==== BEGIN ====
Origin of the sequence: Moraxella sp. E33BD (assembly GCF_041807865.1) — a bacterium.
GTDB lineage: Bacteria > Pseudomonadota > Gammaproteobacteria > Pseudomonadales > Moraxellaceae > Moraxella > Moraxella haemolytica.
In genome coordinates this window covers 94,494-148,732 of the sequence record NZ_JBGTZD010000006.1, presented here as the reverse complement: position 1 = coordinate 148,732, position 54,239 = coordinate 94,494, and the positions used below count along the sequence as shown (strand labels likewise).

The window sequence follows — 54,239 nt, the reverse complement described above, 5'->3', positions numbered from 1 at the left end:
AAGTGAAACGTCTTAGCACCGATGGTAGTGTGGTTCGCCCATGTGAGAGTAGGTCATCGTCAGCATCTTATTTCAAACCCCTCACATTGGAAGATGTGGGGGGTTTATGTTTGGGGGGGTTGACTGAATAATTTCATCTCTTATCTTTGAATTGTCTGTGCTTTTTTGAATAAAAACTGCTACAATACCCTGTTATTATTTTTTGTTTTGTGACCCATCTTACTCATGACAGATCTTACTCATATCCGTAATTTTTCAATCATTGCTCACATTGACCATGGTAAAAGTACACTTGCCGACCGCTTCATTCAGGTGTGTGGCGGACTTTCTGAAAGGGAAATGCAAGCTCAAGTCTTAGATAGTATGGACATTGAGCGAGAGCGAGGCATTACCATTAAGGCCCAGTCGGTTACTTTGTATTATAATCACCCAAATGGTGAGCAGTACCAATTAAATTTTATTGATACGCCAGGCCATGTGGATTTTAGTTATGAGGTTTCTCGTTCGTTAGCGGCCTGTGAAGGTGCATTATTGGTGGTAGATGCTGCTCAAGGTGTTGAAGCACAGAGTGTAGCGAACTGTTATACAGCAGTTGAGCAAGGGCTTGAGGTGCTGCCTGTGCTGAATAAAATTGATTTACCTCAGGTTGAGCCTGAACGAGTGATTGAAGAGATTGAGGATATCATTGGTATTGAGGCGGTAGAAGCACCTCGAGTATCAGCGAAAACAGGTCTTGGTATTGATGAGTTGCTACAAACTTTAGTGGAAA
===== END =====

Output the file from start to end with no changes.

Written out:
Origin of the sequence: Moraxella sp. E33BD (assembly GCF_041807865.1) — a bacterium.
GTDB lineage: Bacteria > Pseudomonadota > Gammaproteobacteria > Pseudomonadales > Moraxellaceae > Moraxella > Moraxella haemolytica.
In genome coordinates this window covers 94,494-148,732 of the sequence record NZ_JBGTZD010000006.1, presented here as the reverse complement: position 1 = coordinate 148,732, position 54,239 = coordinate 94,494, and the positions used below count along the sequence as shown (strand labels likewise).

The window sequence follows — 54,239 nt, the reverse complement described above, 5'->3', positions numbered from 1 at the left end:
AAGTGAAACGTCTTAGCACCGATGGTAGTGTGGTTCGCCCATGTGAGAGTAGGTCATCGTCAGCATCTTATTTCAAACCCCTCACATTGGAAGATGTGGGGGGTTTATGTTTGGGGGGGTTGACTGAATAATTTCATCTCTTATCTTTGAATTGTCTGTGCTTTTTTGAATAAAAACTGCTACAATACCCTGTTATTATTTTTTGTTTTGTGACCCATCTTACTCATGACAGATCTTACTCATATCCGTAATTTTTCAATCATTGCTCACATTGACCATGGTAAAAGTACACTTGCCGACCGCTTCATTCAGGTGTGTGGCGGACTTTCTGAAAGGGAAATGCAAGCTCAAGTCTTAGATAGTATGGACATTGAGCGAGAGCGAGGCATTACCATTAAGGCCCAGTCGGTTACTTTGTATTATAATCACCCAAATGGTGAGCAGTACCAATTAAATTTTATTGATACGCCAGGCCATGTGGATTTTAGTTATGAGGTTTCTCGTTCGTTAGCGGCCTGTGAAGGTGCATTATTGGTGGTAGATGCTGCTCAAGGTGTTGAAGCACAGAGTGTAGCGAACTGTTATACAGCAGTTGAGCAAGGGCTTGAGGTGCTGCCTGTGCTGAATAAAATTGATTTACCTCAGGTTGAGCCTGAACGAGTGATTGAAGAGATTGAGGATATCATTGGTATTGAGGCGGTAGAAGCACCTCGAGTATCAGCGAAAACAGGTCTTGGTATTGATGAGTTGCTACAAACTTTAGTGGAAA